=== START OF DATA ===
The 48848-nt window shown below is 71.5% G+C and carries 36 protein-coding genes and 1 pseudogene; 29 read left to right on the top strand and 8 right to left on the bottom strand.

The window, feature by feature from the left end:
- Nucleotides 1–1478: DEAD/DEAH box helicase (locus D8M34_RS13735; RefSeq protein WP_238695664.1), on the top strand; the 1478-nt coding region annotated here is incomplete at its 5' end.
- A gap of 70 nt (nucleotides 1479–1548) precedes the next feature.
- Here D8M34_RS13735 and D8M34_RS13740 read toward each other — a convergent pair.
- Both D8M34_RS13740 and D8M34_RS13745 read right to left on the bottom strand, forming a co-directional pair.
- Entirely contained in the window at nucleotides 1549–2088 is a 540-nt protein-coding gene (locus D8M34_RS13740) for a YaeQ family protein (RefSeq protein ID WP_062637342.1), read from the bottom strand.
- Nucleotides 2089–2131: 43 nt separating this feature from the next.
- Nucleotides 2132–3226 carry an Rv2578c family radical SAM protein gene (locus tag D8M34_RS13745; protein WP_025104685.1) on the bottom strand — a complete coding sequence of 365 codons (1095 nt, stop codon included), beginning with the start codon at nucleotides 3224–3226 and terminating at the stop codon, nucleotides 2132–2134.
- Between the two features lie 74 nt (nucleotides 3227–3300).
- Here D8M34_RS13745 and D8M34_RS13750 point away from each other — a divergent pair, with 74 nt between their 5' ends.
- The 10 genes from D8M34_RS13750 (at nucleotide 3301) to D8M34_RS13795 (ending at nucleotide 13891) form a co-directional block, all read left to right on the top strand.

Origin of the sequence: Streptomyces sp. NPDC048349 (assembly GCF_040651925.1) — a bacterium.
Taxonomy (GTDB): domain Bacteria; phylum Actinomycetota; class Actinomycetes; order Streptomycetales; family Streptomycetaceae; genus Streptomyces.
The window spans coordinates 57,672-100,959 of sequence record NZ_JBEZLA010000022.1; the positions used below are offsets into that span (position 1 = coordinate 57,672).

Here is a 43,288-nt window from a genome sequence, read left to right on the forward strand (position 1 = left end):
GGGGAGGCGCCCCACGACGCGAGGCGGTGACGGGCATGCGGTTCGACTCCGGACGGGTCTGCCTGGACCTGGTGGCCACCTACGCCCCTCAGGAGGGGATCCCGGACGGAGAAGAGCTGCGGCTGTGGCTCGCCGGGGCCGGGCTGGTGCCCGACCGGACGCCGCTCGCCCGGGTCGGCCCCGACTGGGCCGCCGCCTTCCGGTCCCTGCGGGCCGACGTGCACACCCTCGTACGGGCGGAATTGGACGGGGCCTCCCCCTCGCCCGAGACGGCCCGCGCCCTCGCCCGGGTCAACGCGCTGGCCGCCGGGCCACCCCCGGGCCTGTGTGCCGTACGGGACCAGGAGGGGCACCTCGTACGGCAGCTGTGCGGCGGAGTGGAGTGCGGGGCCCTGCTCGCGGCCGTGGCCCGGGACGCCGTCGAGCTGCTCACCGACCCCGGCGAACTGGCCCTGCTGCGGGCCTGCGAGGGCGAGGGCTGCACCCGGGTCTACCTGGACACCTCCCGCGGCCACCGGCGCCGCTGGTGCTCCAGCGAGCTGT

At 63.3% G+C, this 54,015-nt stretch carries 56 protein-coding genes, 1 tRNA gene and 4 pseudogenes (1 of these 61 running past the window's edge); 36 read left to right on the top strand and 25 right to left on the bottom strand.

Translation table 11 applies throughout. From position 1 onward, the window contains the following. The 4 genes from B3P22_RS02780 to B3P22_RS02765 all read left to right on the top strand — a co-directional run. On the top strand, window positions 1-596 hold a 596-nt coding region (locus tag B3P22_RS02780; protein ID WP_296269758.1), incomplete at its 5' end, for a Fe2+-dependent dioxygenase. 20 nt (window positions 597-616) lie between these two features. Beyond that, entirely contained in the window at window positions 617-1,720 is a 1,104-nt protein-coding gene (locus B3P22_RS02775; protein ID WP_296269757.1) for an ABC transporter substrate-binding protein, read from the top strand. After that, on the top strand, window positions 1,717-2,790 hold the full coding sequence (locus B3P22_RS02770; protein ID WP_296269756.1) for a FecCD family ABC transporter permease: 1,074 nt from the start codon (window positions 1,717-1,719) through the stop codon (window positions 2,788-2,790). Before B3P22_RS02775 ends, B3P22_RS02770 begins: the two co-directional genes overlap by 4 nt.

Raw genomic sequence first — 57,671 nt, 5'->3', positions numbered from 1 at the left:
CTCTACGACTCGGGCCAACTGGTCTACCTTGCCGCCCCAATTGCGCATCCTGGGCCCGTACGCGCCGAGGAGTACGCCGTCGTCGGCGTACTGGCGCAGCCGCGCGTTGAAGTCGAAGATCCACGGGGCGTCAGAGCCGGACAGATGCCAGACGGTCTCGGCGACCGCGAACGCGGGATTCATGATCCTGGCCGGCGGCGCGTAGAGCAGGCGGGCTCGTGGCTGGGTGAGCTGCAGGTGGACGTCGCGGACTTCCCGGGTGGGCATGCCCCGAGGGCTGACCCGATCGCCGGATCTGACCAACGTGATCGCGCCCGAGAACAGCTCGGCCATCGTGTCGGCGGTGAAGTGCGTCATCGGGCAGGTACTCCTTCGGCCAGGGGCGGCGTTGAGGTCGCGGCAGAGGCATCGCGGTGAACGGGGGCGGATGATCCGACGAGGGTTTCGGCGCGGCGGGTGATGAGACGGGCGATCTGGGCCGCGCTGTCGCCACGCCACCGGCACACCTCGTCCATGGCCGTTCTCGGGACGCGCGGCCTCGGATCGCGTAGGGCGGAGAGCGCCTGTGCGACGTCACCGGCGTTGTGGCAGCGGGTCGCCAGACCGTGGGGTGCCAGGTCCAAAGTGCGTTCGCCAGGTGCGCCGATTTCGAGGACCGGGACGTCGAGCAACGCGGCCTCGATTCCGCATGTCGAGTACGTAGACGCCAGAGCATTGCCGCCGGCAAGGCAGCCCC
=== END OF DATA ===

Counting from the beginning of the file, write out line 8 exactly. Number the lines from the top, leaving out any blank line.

- Nucleotides 2089–2131: 43 nt separating this feature from the next.